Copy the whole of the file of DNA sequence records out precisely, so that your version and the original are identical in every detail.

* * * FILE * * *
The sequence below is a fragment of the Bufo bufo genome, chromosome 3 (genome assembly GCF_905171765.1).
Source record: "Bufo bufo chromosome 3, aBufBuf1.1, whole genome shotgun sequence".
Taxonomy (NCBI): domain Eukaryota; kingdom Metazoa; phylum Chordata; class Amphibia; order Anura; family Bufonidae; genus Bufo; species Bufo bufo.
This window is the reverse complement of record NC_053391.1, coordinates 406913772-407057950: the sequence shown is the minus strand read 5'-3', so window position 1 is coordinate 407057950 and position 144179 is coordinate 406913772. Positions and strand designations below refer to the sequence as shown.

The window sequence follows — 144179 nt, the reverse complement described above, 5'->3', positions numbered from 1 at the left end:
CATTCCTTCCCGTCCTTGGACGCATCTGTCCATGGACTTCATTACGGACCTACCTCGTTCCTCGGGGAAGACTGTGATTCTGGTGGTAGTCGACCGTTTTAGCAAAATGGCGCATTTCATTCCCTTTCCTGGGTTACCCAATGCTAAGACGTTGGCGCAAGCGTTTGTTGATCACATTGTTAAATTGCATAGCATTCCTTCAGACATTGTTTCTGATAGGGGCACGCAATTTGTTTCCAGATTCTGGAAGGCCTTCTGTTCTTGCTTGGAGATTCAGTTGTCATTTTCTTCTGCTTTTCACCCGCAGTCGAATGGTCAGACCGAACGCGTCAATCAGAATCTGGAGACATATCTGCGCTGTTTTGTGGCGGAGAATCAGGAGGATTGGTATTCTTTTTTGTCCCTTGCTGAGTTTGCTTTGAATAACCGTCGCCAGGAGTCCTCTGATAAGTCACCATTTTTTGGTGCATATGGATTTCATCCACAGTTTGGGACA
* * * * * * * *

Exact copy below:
The sequence below is a fragment of the Bufo bufo genome, chromosome 3 (genome assembly GCF_905171765.1).
Source record: "Bufo bufo chromosome 3, aBufBuf1.1, whole genome shotgun sequence".
Taxonomy (NCBI): domain Eukaryota; kingdom Metazoa; phylum Chordata; class Amphibia; order Anura; family Bufonidae; genus Bufo; species Bufo bufo.
This window is the reverse complement of record NC_053391.1, coordinates 406913772-407057950: the sequence shown is the minus strand read 5'-3', so window position 1 is coordinate 407057950 and position 144179 is coordinate 406913772. Positions and strand designations below refer to the sequence as shown.

The window sequence follows — 144179 nt, the reverse complement described above, 5'->3', positions numbered from 1 at the left end:
CATTCCTTCCCGTCCTTGGACGCATCTGTCCATGGACTTCATTACGGACCTACCTCGTTCCTCGGGGAAGACTGTGATTCTGGTGGTAGTCGACCGTTTTAGCAAAATGGCGCATTTCATTCCCTTTCCTGGGTTACCCAATGCTAAGACGTTGGCGCAAGCGTTTGTTGATCACATTGTTAAATTGCATAGCATTCCTTCAGACATTGTTTCTGATAGGGGCACGCAATTTGTTTCCAGATTCTGGAAGGCCTTCTGTTCTTGCTTGGAGATTCAGTTGTCATTTTCTTCTGCTTTTCACCCGCAGTCGAATGGTCAGACCGAACGCGTCAATCAGAATCTGGAGACATATCTGCGCTGTTTTGTGGCGGAGAATCAGGAGGATTGGTATTCTTTTTTGTCCCTTGCTGAGTTTGCTTTGAATAACCGTCGCCAGGAGTCCTCTGATAAGTCACCATTTTTTGGTGCATATGGATTTCATCCACAGTTTGGGACA